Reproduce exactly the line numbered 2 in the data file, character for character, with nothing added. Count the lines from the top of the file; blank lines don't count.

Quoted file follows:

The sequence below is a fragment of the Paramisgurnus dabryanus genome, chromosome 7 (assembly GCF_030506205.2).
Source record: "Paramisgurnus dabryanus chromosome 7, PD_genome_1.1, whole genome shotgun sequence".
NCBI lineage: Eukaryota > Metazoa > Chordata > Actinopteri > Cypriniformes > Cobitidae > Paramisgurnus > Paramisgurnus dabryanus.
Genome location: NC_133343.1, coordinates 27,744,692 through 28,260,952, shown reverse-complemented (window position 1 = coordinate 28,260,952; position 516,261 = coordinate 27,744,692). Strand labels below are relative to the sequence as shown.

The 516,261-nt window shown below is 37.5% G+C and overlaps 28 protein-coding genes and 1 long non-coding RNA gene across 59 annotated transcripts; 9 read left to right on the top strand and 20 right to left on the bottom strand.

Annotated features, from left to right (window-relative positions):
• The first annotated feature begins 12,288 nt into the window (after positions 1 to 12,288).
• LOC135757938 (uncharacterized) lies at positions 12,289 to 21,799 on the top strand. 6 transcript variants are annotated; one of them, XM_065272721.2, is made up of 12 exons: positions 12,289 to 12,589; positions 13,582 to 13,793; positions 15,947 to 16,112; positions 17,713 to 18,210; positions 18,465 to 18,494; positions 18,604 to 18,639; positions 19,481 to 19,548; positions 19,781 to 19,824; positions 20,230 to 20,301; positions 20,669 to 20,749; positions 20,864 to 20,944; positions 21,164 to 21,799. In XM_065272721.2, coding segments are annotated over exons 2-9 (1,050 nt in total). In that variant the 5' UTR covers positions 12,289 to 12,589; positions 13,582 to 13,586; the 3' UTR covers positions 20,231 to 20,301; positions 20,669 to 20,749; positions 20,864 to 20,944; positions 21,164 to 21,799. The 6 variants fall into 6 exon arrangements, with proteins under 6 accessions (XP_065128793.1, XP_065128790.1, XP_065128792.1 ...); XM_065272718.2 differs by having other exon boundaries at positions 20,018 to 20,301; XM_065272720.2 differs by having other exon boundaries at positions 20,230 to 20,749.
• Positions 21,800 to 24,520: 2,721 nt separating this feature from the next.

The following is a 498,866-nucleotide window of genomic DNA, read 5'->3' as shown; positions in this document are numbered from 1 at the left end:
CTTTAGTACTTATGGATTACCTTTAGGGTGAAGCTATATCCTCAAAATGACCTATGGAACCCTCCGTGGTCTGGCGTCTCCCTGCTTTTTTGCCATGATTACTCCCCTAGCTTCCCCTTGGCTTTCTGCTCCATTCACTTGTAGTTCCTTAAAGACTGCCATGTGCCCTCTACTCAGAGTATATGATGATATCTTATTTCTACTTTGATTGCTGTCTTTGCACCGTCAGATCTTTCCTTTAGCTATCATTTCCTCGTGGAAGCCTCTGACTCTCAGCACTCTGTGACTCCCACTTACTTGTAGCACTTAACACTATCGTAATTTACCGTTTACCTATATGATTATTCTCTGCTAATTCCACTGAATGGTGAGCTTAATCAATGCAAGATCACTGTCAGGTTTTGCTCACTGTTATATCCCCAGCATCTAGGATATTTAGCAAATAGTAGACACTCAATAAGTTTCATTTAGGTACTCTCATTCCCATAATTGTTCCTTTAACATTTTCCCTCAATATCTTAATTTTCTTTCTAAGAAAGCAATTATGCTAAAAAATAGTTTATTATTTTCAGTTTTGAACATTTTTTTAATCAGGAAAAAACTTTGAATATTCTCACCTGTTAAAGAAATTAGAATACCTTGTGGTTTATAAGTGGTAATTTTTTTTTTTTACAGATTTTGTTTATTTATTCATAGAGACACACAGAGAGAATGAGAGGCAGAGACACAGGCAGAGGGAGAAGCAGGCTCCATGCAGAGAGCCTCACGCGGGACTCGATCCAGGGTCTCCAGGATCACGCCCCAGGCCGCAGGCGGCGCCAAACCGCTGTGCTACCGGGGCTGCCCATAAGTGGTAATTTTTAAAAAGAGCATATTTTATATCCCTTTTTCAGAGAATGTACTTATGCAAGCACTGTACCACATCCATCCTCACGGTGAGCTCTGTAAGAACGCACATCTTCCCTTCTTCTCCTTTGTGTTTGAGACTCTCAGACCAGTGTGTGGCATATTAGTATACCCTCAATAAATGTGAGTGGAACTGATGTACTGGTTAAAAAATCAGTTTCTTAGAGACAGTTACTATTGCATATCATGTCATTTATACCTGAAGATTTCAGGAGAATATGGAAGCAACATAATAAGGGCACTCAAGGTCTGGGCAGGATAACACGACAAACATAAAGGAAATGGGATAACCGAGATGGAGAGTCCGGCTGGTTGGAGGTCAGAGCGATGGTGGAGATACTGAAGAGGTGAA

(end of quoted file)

Source record: "Paramisgurnus dabryanus chromosome 7, PD_genome_1.1, whole genome shotgun sequence".